Of all the countries in Europe, Germany is the one with the longest tradition of flat, shaped gingerbreads. At every autumn fair in Germany, and in the surrounding lands where the Germanic influence is strong, there are rows of stalls filled with hundreds of gingerbread hearts, decorated with white and colored icing and tied with ribbons.

During the nineteenth century, gingerbread was modernized. When the Grimm brothers collected volumes of German fairy tales they found one about Hansel and Gretel, two children who, abandoned in the woods by penniless parents, discovered a house made of bread, cake and candies.

At Christmas, gingerbread makes its most impressive appearance. The German practice of making lebkuchen houses never caught on in Britain in the same way as it did in North America, and it is here still that the most extraordinary creations are found.



Hansel and Gretel was first collected and recorded by the Grimm brothers in the early part of the nineteenth century. The tale is similar to many children and ogre tales that have been known throughout Europe for many centuries. The version the Grimms collected came from storyteller Dortchen Wild in the town of Cassel. Wild later became Wilhelm Grimm's wife.


The earlier literary tales which bear the closest resemblance to Hansel and Gretel are of French origin. First, Charles Perrault's "Le petit Poucet" (1697) closely resembles Hansel and Gretel in its first half since the parents abandon the children in the woods. A year later, Madame d'Aulnoy's "Finette Cendron" appeared in her Les Contes nouveaux, ou les fetes a la Mode. Her story tells of three princesses who are abandoned by their parents in the woods and find their way to a giant's house. Finetta, the heroine, leaves trails of items to find her way out of the forest, but is foiled on her third attempt when pigeons eat the peas she drops along her path. Later, she burns the giant in his giant oven.


The Gingerbread house certainly only took off in popularity when the Grim Brothers collated their fairy tales, including that of Hansel and Gretel. However, this does not exclude the gingerbread house from legitimately existing in Medieval Germany. As shown in the references above, Germany has a very long history of “Gingerbread” (better known as Lebkuchen and in fact contains no ginger) dating back to the 11th century and was almost always shaped and decorated. Furthermore, the story of Hansel and Gretel carries origins back into the 1600’s. Plus wherever the concept of the candied house came from, it would have likely existed well before its inclusion in Grimm Brother’s version.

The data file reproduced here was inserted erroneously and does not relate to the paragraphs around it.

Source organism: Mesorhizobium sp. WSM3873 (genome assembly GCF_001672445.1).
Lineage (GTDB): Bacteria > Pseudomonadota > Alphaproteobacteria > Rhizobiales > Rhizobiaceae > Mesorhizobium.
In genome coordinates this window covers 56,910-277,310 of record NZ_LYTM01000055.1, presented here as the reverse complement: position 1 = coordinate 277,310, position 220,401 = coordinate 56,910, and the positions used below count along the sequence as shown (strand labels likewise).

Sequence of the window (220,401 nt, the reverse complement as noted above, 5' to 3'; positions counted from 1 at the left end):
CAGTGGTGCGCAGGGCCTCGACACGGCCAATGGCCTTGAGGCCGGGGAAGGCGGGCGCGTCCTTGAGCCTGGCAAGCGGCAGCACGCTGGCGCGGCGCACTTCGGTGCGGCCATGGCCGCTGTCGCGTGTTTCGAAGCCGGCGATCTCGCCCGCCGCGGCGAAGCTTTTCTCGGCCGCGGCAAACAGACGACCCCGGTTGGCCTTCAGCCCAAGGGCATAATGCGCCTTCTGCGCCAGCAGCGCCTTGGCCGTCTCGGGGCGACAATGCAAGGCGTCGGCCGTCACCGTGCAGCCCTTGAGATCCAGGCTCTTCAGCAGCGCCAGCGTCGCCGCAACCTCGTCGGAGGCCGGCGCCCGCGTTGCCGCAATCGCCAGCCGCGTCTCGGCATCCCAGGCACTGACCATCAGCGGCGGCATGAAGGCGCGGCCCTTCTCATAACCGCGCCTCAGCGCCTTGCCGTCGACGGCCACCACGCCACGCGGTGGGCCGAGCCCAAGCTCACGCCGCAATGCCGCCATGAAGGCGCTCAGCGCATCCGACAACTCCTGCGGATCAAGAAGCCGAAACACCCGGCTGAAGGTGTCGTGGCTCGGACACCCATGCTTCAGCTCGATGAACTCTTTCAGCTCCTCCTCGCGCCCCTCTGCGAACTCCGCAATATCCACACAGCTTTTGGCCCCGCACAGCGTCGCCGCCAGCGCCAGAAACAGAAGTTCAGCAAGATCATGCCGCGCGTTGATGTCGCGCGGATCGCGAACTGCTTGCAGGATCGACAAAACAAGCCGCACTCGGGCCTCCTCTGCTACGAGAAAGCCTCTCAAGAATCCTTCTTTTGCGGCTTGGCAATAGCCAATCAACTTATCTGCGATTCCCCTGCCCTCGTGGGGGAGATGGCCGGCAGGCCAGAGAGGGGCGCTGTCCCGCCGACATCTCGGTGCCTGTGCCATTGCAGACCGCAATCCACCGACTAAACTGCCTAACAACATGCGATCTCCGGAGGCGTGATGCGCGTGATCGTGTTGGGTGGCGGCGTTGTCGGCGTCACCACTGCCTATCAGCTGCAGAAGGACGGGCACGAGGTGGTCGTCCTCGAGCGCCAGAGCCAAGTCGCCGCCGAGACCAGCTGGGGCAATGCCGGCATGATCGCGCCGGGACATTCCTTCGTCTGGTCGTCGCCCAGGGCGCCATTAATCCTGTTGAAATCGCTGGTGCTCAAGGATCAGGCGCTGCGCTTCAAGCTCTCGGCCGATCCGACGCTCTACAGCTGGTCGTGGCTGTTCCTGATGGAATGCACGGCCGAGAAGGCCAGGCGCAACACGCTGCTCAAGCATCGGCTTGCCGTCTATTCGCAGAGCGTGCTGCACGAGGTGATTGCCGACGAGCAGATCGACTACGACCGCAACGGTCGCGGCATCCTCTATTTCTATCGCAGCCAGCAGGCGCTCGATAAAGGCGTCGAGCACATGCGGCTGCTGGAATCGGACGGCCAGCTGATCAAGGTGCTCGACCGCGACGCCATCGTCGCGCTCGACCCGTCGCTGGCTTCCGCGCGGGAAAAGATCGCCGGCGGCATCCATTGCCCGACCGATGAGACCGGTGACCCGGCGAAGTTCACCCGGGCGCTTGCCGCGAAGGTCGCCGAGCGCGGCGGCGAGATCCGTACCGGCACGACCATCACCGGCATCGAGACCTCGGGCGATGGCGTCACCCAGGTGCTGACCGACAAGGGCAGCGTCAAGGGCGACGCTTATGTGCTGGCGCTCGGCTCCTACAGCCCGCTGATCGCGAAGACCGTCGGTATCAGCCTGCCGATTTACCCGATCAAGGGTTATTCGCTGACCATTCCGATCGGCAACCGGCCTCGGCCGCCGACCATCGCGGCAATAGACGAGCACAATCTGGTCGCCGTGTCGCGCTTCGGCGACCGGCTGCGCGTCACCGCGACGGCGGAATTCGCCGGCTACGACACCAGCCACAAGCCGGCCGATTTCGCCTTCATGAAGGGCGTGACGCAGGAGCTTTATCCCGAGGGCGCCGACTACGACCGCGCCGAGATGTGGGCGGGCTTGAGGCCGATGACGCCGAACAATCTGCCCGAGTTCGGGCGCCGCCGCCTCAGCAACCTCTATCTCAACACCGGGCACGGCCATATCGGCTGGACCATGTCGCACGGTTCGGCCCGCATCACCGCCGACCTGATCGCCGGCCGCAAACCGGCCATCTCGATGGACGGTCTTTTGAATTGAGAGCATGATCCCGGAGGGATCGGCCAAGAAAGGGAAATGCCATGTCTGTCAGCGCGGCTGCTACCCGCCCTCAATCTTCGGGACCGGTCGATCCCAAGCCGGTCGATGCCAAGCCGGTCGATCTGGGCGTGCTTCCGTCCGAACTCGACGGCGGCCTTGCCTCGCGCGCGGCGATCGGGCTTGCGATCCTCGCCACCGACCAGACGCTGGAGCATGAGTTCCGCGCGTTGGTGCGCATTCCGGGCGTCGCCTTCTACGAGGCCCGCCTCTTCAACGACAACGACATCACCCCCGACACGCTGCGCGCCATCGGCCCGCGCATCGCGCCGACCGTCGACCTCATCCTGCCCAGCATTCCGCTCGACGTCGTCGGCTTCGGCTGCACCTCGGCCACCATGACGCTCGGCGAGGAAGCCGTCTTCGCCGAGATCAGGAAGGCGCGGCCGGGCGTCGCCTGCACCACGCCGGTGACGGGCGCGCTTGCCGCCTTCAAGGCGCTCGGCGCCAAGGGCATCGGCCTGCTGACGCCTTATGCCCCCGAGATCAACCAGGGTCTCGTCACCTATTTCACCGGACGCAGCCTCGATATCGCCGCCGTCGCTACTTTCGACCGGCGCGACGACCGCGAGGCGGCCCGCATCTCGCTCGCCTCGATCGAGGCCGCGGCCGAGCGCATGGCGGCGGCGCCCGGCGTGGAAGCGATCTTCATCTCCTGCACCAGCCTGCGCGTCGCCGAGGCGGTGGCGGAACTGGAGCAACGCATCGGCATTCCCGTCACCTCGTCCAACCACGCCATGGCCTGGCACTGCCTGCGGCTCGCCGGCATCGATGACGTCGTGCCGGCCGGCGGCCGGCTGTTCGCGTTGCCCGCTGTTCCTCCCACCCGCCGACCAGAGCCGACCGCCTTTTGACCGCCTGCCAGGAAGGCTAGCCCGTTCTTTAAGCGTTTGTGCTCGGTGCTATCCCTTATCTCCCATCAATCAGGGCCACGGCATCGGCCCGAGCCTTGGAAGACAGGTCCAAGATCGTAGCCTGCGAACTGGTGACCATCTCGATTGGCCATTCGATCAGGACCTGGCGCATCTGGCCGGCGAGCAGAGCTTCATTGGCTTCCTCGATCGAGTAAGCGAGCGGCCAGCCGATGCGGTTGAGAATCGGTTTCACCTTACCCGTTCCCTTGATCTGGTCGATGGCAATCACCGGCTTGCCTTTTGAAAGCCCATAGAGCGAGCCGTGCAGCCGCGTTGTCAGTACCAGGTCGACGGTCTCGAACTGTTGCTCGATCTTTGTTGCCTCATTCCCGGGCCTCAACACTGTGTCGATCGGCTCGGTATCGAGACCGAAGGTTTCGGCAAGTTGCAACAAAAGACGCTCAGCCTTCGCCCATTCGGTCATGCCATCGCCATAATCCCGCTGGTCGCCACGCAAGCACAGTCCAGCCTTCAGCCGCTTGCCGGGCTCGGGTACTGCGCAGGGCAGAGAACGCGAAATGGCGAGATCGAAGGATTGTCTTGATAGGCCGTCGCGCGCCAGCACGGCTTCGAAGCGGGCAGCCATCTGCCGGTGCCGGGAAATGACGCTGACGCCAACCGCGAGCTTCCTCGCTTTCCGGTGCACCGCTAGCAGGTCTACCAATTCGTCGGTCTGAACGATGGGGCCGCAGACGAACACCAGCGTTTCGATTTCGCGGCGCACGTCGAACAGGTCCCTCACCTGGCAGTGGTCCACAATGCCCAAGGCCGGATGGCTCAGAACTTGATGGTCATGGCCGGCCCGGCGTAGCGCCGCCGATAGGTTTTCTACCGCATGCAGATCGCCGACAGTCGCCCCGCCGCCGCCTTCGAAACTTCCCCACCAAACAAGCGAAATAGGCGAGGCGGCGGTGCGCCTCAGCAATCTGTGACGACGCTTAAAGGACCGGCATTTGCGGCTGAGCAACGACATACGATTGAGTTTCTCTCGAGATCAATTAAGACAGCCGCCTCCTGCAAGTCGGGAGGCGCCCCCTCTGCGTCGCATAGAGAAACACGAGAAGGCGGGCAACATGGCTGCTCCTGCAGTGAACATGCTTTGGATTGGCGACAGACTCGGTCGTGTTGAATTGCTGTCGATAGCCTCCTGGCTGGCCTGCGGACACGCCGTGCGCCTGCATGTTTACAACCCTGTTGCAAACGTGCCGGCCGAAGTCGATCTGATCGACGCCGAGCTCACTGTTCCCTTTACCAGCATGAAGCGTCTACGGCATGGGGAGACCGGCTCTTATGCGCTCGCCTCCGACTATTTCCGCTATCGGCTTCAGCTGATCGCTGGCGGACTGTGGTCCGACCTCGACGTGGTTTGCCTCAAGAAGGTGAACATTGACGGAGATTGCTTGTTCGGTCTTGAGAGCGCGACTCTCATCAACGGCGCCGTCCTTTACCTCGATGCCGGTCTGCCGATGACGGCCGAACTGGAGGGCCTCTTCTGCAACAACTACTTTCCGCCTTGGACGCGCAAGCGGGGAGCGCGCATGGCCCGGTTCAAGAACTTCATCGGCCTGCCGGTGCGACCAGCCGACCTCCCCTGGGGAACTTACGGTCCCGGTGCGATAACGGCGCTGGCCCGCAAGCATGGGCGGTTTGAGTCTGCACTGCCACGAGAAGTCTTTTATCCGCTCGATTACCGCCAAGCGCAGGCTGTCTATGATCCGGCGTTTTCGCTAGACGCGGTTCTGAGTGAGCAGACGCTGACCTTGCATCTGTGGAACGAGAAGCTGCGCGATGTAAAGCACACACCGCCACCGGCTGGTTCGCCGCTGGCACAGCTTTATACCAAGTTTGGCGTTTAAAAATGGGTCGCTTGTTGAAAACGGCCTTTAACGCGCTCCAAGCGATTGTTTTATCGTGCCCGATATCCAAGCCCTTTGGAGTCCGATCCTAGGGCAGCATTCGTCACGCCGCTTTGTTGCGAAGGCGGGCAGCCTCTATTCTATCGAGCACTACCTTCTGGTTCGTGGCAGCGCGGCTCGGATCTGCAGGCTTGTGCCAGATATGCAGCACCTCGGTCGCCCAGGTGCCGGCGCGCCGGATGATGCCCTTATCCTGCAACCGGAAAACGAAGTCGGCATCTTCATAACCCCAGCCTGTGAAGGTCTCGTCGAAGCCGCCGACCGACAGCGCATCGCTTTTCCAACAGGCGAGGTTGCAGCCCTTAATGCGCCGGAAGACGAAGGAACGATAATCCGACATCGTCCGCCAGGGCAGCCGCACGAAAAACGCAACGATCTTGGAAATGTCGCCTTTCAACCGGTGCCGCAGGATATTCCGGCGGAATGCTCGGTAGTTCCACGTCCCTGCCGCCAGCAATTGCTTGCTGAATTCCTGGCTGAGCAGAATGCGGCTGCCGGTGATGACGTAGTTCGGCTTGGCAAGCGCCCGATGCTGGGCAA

Hence it is quite plausible that the Gingerbread House would have existed in Medieval Europe as simply one method of artistic decoration among many, probably more subdued in sugar with a greater emphasis on artistic decoration. Even modern Gingerbread houses tend to resemble traditional German houses with their highly slanted roof-tops and unless this was a traditional element, what other reason is there for that specific shape to have continued in modern usage?

This recepie was presented at the Summer Twilight Tourny Series 3 in December. In an attempt to keep in line with a more plausible format, jelly beans and chocolate based decorations were omitted with greater reliance upon the artistry of shape and icing. Unfortunately, I do not have a picture. I suppose I'll just have to make it again at some stage then...

1 comment:

Teffania said...

Das Kuchbuch der Sabrina Welserin (1553) can be found at

In it you will find:
163 To make Nürnberger Lebkuchen

have fun!